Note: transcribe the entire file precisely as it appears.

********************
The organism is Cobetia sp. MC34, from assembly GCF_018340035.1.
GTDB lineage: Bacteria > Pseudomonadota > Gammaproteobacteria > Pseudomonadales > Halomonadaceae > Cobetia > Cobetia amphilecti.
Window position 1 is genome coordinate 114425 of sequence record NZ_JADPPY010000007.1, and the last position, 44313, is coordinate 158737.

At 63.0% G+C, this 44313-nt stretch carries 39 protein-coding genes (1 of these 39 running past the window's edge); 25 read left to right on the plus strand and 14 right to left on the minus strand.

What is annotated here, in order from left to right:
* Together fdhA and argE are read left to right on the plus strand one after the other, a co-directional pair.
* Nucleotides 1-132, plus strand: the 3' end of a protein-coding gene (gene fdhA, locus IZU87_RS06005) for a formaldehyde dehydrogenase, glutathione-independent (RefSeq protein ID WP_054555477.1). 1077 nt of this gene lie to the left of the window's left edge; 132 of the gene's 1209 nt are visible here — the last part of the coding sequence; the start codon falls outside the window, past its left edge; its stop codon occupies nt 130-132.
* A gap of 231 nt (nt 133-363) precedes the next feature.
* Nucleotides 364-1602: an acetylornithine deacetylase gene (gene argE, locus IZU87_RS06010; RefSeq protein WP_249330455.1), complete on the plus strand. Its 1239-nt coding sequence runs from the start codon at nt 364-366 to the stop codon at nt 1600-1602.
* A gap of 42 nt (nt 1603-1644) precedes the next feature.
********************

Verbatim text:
The organism is Cobetia sp. MC34, from assembly GCF_018340035.1.
GTDB lineage: Bacteria > Pseudomonadota > Gammaproteobacteria > Pseudomonadales > Halomonadaceae > Cobetia > Cobetia amphilecti.
Window position 1 is genome coordinate 114425 of sequence record NZ_JADPPY010000007.1, and the last position, 44313, is coordinate 158737.

At 63.0% G+C, this 44313-nt stretch carries 39 protein-coding genes (1 of these 39 running past the window's edge); 25 read left to right on the plus strand and 14 right to left on the minus strand.

What is annotated here, in order from left to right:
* Together fdhA and argE are read left to right on the plus strand one after the other, a co-directional pair.
* Nucleotides 1-132, plus strand: the 3' end of a protein-coding gene (gene fdhA, locus IZU87_RS06005) for a formaldehyde dehydrogenase, glutathione-independent (RefSeq protein ID WP_054555477.1). 1077 nt of this gene lie to the left of the window's left edge; 132 of the gene's 1209 nt are visible here — the last part of the coding sequence; the start codon falls outside the window, past its left edge; its stop codon occupies nt 130-132.
* A gap of 231 nt (nt 133-363) precedes the next feature.
* Nucleotides 364-1602: an acetylornithine deacetylase gene (gene argE, locus IZU87_RS06010; RefSeq protein WP_249330455.1), complete on the plus strand. Its 1239-nt coding sequence runs from the start codon at nt 364-366 to the stop codon at nt 1600-1602.
* A gap of 42 nt (nt 1603-1644) precedes the next feature.